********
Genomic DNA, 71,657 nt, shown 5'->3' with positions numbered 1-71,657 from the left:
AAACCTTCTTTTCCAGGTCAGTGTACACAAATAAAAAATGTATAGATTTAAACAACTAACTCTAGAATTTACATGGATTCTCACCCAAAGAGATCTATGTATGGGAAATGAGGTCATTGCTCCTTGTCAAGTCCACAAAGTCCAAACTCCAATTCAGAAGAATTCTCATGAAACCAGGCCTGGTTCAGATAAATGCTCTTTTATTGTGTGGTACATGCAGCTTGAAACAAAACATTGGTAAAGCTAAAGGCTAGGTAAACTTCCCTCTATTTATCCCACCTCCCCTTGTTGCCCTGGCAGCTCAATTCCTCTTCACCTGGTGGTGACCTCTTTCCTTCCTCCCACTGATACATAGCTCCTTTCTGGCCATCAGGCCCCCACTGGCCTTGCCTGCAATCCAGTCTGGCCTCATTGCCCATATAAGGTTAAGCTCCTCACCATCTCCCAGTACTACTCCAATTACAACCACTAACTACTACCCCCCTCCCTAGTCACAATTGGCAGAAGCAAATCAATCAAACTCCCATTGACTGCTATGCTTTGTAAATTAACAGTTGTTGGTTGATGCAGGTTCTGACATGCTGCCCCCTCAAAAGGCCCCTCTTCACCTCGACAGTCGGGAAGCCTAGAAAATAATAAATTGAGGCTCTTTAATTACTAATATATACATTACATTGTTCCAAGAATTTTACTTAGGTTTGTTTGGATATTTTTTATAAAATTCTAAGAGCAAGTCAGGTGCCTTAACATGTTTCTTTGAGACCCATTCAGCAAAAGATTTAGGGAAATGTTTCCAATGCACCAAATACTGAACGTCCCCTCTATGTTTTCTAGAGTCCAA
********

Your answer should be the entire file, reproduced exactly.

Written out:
Genomic DNA, 71,657 nt, shown 5'->3' with positions numbered 1-71,657 from the left:
AAACCTTCTTTTCCAGGTCAGTGTACACAAATAAAAAATGTATAGATTTAAACAACTAACTCTAGAATTTACATGGATTCTCACCCAAAGAGATCTATGTATGGGAAATGAGGTCATTGCTCCTTGTCAAGTCCACAAAGTCCAAACTCCAATTCAGAAGAATTCTCATGAAACCAGGCCTGGTTCAGATAAATGCTCTTTTATTGTGTGGTACATGCAGCTTGAAACAAAACATTGGTAAAGCTAAAGGCTAGGTAAACTTCCCTCTATTTATCCCACCTCCCCTTGTTGCCCTGGCAGCTCAATTCCTCTTCACCTGGTGGTGACCTCTTTCCTTCCTCCCACTGATACATAGCTCCTTTCTGGCCATCAGGCCCCCACTGGCCTTGCCTGCAATCCAGTCTGGCCTCATTGCCCATATAAGGTTAAGCTCCTCACCATCTCCCAGTACTACTCCAATTACAACCACTAACTACTACCCCCCTCCCTAGTCACAATTGGCAGAAGCAAATCAATCAAACTCCCATTGACTGCTATGCTTTGTAAATTAACAGTTGTTGGTTGATGCAGGTTCTGACATGCTGCCCCCTCAAAAGGCCCCTCTTCACCTCGACAGTCGGGAAGCCTAGAAAATAATAAATTGAGGCTCTTTAATTACTAATATATACATTACATTGTTCCAAGAATTTTACTTAGGTTTGTTTGGATATTTTTTATAAAATTCTAAGAGCAAGTCAGGTGCCTTAACATGTTTCTTTGAGACCCATTCAGCAAAAGATTTAGGGAAATGTTTCCAATGCACCAAATACTGAACGTCCCCTCTATGTTTTCTAGAGTCCAA